I don’t know exactly know how to measure the ecological value of our prairie, but I’m sure proud to own it.
Do you suppose Gpa’s experience in the Dust Bowl helped shape his conservation efforts? When I hear stories about the soil piling up on top of the kitchen table overnight, it makes me wonder if that upcoming generation of farmers realized they could “un-do” some of the damage that had been done by their plow-happy grandfathers.
I don’t know. That would sure make sense. I’d be surprised if that wasn’t part of his thought process. Of course, it might also be that he was able to get a good price on the land, which was close to the home place, and figured it was easier to pay off the loan with sustainable, predictable income from grazing (assisted by a govt program to pay for the transition) instead of a very flashy income stream from poor unpredictable cropland. Either way, it was a good thing to do.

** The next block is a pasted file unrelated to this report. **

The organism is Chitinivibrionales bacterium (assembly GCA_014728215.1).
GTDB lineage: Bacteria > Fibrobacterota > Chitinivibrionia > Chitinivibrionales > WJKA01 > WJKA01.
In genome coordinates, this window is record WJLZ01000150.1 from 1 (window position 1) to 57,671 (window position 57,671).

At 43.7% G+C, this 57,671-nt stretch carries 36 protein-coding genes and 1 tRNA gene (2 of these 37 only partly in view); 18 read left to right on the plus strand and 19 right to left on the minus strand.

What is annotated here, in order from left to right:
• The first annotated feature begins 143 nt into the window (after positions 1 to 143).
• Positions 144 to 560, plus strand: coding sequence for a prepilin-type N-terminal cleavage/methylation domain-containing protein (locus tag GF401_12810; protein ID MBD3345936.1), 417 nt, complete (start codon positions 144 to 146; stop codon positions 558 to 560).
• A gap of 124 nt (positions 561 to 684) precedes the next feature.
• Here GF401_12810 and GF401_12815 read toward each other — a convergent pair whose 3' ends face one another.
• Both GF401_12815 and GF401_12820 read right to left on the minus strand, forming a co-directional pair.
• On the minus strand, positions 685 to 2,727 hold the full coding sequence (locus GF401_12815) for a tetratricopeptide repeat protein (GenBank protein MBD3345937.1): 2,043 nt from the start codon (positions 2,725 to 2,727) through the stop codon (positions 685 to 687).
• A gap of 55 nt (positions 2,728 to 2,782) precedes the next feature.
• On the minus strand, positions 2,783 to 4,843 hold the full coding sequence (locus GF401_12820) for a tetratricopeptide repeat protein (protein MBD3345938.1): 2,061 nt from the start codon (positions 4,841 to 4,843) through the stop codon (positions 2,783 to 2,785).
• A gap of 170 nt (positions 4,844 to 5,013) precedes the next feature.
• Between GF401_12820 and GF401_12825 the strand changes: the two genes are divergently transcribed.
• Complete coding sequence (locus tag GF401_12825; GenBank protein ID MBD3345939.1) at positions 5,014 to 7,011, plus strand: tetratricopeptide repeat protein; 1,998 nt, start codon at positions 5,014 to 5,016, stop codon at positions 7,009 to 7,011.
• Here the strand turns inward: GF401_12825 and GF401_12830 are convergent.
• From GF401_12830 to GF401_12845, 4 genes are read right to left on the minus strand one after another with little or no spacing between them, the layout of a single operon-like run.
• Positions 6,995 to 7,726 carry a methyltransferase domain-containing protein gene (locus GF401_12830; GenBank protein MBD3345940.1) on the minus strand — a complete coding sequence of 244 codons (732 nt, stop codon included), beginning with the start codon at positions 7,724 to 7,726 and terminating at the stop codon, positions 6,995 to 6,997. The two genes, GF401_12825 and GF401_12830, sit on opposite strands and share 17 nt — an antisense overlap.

Great post. And nice to see an old aerial photo of the area. Have you looked at recent high resolution imagery to see if you can still spot the unfarmed areas?
Thanks Tim, I haven’t looked at that recent imagery. It’s a good idea, though the topographic breaks are in the same places as the old farm breaks so I’m not sure if the boundaries will show up well. Worth a shot though. Thanks for the mention.
I think it is fantastic that you and your family managed to keep the ¼ section. I can’t think of a better legacy to pass on.
Congratulations on becoming a natural lands owner. Being a natural lands owner will likely modify your perspectives on the modern ecological restoration movement. I wish you and your family the best in juggling the conflicting issues surrounding land ownership.
Thanks David. It’s a good challenge to have!
Great post, Chris